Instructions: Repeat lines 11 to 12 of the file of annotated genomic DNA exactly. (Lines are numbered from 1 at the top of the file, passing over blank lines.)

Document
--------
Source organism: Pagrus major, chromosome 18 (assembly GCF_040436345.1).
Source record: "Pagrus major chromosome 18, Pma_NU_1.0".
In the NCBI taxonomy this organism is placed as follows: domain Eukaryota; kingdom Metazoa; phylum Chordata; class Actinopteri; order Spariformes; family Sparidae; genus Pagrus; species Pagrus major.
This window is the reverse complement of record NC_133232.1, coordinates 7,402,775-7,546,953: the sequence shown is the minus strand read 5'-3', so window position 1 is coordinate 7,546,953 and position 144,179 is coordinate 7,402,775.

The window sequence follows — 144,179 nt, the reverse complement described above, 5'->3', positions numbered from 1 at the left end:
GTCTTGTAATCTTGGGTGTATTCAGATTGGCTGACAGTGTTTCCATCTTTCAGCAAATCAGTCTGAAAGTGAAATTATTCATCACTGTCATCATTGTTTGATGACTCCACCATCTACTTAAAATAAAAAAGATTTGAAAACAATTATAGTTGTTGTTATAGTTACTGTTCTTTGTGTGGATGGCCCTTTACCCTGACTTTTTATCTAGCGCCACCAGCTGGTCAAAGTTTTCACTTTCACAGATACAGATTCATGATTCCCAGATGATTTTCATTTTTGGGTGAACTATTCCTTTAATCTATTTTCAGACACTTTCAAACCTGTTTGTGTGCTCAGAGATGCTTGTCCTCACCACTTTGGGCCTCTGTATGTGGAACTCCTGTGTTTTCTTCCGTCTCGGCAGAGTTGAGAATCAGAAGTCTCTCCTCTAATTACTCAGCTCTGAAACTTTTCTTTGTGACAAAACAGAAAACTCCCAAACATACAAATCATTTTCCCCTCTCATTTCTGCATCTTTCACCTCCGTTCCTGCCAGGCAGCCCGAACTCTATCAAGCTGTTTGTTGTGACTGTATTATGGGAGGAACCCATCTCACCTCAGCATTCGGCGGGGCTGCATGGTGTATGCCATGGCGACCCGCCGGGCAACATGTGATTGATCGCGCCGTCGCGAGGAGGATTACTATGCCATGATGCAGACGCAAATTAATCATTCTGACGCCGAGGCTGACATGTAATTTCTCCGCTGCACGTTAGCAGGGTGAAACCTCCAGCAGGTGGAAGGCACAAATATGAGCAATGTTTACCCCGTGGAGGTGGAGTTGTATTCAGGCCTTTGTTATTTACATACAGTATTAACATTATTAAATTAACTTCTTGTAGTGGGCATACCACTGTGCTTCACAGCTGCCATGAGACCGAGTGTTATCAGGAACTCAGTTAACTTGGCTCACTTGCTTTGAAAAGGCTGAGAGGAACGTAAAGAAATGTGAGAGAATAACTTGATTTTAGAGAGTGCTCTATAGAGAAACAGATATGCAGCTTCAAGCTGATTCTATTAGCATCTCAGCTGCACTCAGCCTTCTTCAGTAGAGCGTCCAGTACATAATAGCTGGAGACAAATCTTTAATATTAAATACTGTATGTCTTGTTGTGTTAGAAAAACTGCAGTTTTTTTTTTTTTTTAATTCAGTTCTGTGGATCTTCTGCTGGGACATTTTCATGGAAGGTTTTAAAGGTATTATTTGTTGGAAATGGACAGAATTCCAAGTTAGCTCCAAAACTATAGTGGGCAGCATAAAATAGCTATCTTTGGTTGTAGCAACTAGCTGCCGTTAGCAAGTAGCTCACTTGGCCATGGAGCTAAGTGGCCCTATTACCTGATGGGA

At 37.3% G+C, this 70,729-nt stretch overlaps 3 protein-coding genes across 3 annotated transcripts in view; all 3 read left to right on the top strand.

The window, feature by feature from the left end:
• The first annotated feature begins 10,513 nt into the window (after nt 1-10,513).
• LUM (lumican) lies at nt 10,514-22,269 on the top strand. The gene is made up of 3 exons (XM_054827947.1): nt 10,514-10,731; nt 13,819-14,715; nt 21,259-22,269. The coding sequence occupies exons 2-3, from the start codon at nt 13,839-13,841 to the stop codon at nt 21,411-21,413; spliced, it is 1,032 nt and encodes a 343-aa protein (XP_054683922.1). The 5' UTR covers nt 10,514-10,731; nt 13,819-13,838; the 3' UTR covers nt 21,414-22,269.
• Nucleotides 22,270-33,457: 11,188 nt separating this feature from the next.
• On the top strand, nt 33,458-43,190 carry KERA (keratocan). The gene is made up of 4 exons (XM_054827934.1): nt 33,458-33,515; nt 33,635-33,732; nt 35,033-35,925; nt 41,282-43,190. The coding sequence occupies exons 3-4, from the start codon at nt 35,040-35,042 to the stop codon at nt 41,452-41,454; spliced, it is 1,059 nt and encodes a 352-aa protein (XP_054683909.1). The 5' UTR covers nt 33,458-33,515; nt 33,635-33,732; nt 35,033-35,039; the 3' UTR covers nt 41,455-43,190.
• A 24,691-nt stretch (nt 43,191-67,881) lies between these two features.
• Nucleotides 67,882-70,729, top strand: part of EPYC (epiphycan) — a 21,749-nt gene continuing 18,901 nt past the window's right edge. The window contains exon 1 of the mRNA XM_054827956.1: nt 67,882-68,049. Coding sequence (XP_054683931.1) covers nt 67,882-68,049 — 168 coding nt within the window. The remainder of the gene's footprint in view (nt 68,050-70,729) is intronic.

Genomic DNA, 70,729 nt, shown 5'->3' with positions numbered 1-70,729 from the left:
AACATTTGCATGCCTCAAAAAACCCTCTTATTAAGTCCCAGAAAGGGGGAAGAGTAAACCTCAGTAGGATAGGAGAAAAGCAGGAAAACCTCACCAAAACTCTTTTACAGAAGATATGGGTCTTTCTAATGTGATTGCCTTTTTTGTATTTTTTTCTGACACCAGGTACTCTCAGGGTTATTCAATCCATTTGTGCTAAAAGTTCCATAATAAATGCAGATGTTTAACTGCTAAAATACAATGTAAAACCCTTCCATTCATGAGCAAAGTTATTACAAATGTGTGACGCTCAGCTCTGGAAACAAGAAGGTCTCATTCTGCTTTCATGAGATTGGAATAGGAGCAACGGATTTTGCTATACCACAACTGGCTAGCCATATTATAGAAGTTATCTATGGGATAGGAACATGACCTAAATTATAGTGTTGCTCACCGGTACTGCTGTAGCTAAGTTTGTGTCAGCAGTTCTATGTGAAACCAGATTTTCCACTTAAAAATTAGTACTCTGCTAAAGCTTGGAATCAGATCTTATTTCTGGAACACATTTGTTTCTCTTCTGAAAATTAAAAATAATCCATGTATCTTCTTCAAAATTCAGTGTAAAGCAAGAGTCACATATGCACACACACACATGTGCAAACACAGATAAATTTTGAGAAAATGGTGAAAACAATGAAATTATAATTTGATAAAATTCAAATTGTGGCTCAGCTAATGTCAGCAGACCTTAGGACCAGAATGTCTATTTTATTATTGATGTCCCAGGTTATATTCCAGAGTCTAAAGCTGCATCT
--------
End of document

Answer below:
• Nucleotides 22,270-33,457: 11,188 nt separating this feature from the next.
• On the top strand, nt 33,458-43,190 carry KERA (keratocan). The gene is made up of 4 exons (XM_054827934.1): nt 33,458-33,515; nt 33,635-33,732; nt 35,033-35,925; nt 41,282-43,190. The coding sequence occupies exons 3-4, from the start codon at nt 35,040-35,042 to the stop codon at nt 41,452-41,454; spliced, it is 1,059 nt and encodes a 352-aa protein (XP_054683909.1). The 5' UTR covers nt 33,458-33,515; nt 33,635-33,732; nt 35,033-35,039; the 3' UTR covers nt 41,455-43,190.